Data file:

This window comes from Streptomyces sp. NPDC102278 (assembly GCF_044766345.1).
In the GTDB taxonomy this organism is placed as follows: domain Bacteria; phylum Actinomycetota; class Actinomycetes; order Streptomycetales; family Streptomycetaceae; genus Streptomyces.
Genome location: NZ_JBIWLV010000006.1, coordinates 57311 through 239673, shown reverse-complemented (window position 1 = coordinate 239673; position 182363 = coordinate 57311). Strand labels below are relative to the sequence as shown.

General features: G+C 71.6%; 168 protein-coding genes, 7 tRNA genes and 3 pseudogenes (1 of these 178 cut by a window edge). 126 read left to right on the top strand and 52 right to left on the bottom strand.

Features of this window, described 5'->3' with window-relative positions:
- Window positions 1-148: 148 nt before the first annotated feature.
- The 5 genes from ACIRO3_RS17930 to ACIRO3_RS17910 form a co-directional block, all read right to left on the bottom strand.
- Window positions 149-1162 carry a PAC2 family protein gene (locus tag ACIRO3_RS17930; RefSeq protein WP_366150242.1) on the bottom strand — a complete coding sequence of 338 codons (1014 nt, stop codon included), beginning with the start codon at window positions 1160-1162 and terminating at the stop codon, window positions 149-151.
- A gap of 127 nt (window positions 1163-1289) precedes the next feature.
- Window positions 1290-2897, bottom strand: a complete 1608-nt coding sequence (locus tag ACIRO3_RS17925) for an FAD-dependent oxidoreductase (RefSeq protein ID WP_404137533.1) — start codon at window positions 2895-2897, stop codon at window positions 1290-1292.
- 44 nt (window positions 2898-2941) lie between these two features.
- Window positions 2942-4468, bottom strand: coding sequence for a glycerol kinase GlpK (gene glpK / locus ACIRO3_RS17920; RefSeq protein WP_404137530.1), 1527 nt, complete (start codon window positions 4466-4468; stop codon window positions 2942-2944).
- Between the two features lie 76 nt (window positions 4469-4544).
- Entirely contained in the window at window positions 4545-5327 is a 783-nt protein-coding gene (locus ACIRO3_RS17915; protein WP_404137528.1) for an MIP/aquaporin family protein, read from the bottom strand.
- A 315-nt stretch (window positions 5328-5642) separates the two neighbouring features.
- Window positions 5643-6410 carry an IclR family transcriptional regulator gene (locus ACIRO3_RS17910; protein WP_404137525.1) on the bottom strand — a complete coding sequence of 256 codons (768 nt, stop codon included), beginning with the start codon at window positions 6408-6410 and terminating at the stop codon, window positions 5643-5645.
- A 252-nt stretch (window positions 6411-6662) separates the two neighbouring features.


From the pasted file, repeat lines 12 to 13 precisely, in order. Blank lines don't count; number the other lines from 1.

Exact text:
- Window positions 2942-4468, bottom strand: coding sequence for a glycerol kinase GlpK (gene glpK / locus ACIRO3_RS17920; RefSeq protein WP_404137530.1), 1527 nt, complete (start codon window positions 4466-4468; stop codon window positions 2942-2944).
- Between the two features lie 76 nt (window positions 4469-4544).